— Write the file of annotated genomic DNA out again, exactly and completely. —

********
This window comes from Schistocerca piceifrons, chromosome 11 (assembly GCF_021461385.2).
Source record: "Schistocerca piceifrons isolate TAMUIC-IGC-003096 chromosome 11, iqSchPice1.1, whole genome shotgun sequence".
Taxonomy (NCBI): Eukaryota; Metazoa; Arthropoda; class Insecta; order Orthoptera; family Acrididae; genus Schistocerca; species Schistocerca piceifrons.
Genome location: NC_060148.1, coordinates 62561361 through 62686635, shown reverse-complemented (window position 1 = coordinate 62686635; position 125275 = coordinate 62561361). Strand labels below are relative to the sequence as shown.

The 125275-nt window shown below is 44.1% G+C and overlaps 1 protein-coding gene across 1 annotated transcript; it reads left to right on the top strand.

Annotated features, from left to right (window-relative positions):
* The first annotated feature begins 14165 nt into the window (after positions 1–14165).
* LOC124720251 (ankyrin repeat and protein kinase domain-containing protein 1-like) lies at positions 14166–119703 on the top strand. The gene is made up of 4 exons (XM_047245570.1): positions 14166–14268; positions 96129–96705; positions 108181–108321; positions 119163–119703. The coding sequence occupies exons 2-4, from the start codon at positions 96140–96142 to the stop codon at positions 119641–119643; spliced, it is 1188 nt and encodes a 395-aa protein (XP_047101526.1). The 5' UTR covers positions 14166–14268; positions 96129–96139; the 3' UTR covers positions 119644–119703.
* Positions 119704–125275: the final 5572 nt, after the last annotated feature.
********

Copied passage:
This window comes from Schistocerca piceifrons, chromosome 11 (assembly GCF_021461385.2).
Source record: "Schistocerca piceifrons isolate TAMUIC-IGC-003096 chromosome 11, iqSchPice1.1, whole genome shotgun sequence".
Taxonomy (NCBI): Eukaryota; Metazoa; Arthropoda; class Insecta; order Orthoptera; family Acrididae; genus Schistocerca; species Schistocerca piceifrons.
Genome location: NC_060148.1, coordinates 62561361 through 62686635, shown reverse-complemented (window position 1 = coordinate 62686635; position 125275 = coordinate 62561361). Strand labels below are relative to the sequence as shown.

The 125275-nt window shown below is 44.1% G+C and overlaps 1 protein-coding gene across 1 annotated transcript; it reads left to right on the top strand.

Annotated features, from left to right (window-relative positions):
* The first annotated feature begins 14165 nt into the window (after positions 1–14165).
* LOC124720251 (ankyrin repeat and protein kinase domain-containing protein 1-like) lies at positions 14166–119703 on the top strand. The gene is made up of 4 exons (XM_047245570.1): positions 14166–14268; positions 96129–96705; positions 108181–108321; positions 119163–119703. The coding sequence occupies exons 2-4, from the start codon at positions 96140–96142 to the stop codon at positions 119641–119643; spliced, it is 1188 nt and encodes a 395-aa protein (XP_047101526.1). The 5' UTR covers positions 14166–14268; positions 96129–96139; the 3' UTR covers positions 119644–119703.
* Positions 119704–125275: the final 5572 nt, after the last annotated feature.